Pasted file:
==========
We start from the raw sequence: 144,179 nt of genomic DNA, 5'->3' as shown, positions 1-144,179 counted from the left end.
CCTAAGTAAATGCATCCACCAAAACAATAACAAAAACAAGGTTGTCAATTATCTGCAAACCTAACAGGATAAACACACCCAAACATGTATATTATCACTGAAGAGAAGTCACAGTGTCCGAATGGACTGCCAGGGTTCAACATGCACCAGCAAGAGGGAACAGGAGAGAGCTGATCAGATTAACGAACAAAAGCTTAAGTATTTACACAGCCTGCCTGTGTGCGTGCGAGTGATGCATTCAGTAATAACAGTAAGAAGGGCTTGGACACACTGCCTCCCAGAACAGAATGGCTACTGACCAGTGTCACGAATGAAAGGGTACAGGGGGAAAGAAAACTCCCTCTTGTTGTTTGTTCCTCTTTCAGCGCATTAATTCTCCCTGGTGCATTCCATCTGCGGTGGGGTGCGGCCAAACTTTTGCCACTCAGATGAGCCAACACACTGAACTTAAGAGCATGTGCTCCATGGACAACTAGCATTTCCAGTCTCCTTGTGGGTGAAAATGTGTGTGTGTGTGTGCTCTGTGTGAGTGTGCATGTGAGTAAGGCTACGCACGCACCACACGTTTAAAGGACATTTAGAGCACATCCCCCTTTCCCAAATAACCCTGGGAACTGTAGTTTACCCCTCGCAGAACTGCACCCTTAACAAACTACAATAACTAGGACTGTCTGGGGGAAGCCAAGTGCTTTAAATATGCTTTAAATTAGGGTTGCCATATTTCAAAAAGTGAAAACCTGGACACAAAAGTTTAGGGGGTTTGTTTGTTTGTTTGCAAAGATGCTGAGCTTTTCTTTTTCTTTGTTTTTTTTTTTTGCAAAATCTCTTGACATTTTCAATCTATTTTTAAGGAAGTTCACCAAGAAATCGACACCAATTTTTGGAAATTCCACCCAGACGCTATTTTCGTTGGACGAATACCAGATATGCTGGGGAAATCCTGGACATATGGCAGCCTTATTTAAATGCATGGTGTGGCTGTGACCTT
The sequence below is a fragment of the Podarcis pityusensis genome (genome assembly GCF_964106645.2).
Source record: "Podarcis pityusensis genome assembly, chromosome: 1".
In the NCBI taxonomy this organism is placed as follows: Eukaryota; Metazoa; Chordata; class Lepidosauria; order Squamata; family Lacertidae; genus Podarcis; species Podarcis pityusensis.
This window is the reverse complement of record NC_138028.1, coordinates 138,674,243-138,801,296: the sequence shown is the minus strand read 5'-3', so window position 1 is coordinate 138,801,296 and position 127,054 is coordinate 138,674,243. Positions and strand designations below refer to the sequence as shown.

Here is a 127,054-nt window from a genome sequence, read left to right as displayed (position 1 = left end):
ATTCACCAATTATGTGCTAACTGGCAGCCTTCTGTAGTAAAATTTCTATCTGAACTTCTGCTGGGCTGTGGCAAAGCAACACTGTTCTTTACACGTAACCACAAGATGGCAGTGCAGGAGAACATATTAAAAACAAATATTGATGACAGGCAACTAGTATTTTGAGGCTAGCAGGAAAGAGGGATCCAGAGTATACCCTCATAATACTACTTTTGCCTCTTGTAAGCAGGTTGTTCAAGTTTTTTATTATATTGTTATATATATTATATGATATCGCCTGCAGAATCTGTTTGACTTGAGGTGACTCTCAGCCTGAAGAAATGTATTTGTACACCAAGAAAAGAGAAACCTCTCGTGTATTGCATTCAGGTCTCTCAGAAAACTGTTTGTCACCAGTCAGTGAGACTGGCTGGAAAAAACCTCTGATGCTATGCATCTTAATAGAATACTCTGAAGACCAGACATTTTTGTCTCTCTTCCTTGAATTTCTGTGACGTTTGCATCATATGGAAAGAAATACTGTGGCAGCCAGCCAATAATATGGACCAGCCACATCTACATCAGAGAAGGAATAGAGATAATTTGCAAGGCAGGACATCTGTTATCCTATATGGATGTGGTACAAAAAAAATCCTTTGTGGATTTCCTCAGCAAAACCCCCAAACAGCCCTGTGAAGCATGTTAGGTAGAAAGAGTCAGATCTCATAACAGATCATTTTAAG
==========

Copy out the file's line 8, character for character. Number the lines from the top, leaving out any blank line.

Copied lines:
ATTCACCAATTATGTGCTAACTGGCAGCCTTCTGTAGTAAAATTTCTATCTGAACTTCTGCTGGGCTGTGGCAAAGCAACACTGTTCTTTACACGTAACCACAAGATGGCAGTGCAGGAGAACATATTAAAAACAAATATTGATGACAGGCAACTAGTATTTTGAGGCTAGCAGGAAAGAGGGATCCAGAGTATACCCTCATAATACTACTTTTGCCTCTTGTAAGCAGGTTGTTCAAGTTTTTTATTATATTGTTATATATATTATATGATATCGCCTGCAGAATCTGTTTGACTTGAGGTGACTCTCAGCCTGAAGAAATGTATTTGTACACCAAGAAAAGAGAAACCTCTCGTGTATTGCATTCAGGTCTCTCAGAAAACTGTTTGTCACCAGTCAGTGAGACTGGCTGGAAAAAACCTCTGATGCTATGCATCTTAATAGAATACTCTGAAGACCAGACATTTTTGTCTCTCTTCCTTGAATTTCTGTGACGTTTGCATCATATGGAAAGAAATACTGTGGCAGCCAGCCAATAATATGGACCAGCCACATCTACATCAGAGAAGGAATAGAGATAATTTGCAAGGCAGGACATCTGTTATCCTATATGGATGTGGTACAAAAAAAATCCTTTGTGGATTTCCTCAGCAAAACCCCCAAACAGCCCTGTGAAGCATGTTAGGTAGAAAGAGTCAGATCTCATAACAGATCATTTTAAG